This monstrosity built on the side of the cliff costs 72 Yuan each to go up. We queued for about 40 minutes, in the rudest, most obnoxious queue we’ve found in China. I think my calves are still bruised from the childs buggy being used as a weapon of mass people moving.
The ride is short and you’ll want to get to the glass window side – if you want to see anything. The glass was scratched, so photos out of the window aren’t the best. If you don’t like heights, leave it alone, the elevator will be full and you’ll be uncomfortable.
Food in Zhangjiajie National Park
There’s a huge McDonalds at the top (see map for location) if you’re in need of American style sustenance. There are also lots of snacking places to eat, including, at the top of the Bailong Elevator and after the short bus ride – several restaurants. We couldn’t find anywhere that had English signs or that spoke English. In our trip we didn’t see any other western tourists at all. We ate snacks from the various vendors.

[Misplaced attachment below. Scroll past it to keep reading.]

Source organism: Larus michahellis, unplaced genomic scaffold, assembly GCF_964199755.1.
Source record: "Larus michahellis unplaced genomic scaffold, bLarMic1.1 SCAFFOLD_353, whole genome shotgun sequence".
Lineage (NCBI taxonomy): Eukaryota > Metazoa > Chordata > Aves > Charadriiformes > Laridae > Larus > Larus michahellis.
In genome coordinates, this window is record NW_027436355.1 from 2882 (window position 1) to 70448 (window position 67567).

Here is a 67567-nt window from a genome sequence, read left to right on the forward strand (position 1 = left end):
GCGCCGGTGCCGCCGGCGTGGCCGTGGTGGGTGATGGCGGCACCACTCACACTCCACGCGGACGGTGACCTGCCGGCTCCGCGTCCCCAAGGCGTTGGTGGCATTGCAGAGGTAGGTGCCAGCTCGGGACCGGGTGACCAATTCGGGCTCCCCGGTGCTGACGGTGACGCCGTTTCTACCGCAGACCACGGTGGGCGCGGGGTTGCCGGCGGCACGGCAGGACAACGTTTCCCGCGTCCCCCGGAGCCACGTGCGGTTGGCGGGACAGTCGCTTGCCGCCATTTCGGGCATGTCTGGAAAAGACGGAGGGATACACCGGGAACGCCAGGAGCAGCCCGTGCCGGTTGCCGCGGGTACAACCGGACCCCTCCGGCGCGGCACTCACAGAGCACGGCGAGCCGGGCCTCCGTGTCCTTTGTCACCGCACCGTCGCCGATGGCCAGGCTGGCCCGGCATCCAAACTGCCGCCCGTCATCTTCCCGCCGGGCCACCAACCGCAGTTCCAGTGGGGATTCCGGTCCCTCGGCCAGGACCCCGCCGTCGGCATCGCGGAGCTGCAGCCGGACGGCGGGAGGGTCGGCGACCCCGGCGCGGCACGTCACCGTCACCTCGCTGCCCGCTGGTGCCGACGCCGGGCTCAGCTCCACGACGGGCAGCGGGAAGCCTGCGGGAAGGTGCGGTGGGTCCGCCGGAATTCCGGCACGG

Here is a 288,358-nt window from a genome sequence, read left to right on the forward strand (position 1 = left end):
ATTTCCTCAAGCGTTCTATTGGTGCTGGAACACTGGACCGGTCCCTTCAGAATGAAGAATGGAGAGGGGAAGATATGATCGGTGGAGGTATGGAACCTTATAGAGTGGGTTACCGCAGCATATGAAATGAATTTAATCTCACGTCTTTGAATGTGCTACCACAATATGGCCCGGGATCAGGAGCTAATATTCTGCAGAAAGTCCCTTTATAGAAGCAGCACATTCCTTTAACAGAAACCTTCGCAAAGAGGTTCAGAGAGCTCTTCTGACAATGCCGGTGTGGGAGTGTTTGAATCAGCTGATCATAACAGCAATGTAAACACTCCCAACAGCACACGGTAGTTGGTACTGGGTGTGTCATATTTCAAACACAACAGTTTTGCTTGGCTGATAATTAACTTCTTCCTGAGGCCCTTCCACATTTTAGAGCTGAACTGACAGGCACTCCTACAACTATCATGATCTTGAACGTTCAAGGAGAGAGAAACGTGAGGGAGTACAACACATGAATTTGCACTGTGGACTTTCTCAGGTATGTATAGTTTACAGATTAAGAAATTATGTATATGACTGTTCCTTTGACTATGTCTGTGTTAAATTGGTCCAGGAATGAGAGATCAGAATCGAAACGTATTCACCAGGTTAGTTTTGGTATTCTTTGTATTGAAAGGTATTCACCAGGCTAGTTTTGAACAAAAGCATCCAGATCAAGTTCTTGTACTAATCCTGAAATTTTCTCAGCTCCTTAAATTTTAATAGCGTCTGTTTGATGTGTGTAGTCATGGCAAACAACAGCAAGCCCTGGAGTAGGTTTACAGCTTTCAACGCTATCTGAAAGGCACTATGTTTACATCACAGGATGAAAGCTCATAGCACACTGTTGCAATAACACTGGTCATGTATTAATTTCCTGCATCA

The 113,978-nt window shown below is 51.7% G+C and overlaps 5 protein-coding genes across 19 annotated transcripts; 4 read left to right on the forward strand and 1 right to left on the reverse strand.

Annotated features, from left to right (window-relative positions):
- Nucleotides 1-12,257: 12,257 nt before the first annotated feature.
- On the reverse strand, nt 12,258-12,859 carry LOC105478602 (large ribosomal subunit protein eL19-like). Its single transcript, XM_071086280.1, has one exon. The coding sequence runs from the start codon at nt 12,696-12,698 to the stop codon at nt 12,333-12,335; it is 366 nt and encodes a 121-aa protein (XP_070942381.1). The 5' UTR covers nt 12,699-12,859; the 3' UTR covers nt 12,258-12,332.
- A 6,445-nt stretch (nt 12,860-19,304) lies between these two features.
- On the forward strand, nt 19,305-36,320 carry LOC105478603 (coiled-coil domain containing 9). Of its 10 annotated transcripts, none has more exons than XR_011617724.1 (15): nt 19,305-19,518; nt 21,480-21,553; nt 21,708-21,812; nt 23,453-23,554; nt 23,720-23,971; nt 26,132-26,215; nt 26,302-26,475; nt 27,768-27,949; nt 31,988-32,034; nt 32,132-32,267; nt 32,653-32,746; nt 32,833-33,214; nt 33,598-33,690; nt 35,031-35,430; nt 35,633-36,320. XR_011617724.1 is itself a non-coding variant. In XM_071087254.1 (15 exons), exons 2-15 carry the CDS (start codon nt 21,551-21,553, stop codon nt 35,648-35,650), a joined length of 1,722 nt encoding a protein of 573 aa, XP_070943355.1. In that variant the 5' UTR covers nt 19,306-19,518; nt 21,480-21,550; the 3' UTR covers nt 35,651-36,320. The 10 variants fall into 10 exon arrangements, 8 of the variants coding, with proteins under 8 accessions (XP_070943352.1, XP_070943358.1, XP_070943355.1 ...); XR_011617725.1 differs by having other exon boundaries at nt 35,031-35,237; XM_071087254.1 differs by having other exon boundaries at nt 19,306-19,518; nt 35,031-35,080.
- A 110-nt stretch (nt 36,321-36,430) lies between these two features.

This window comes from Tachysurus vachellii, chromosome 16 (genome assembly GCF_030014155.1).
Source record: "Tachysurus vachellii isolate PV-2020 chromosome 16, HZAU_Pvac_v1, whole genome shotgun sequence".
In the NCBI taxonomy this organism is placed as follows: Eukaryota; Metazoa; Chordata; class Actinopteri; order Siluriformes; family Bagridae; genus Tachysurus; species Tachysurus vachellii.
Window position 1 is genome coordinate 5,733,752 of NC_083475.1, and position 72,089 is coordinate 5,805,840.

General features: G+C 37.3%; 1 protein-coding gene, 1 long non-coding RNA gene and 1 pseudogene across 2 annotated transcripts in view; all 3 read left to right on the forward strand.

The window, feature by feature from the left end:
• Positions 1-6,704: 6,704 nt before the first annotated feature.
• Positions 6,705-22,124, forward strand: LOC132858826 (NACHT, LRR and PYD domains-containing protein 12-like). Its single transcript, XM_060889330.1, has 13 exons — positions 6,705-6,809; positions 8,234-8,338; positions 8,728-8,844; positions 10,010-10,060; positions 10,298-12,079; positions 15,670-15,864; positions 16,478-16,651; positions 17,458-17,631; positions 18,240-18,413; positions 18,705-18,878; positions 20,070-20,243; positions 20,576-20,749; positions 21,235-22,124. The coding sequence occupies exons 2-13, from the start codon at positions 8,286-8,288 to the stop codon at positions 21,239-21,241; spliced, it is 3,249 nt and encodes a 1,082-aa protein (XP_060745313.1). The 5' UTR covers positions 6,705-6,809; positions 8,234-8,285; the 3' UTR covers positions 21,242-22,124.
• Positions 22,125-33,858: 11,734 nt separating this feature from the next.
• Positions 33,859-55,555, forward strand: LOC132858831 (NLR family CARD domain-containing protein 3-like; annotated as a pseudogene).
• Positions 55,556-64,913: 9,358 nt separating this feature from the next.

Zhangjiajie is not a peaceful park
The park is beautiful. The mountains are ethereal, the smog adds atmosphere, but the sheer number of people take it away. It was busy. Zoo like busy. Pushing, shoving, and none of the courtesy that we’d seen in Huanglong.
Perhaps as a result of the large number of people everything feels like you’re rushing. The buses screech along at high speed, not slowing for pedestrians. They use their horn longer and louder rather than braking. Most of the tourists that we met were in large groups – so we got stuck rushing to get in front of them, or behind them. Or marooned in the middle.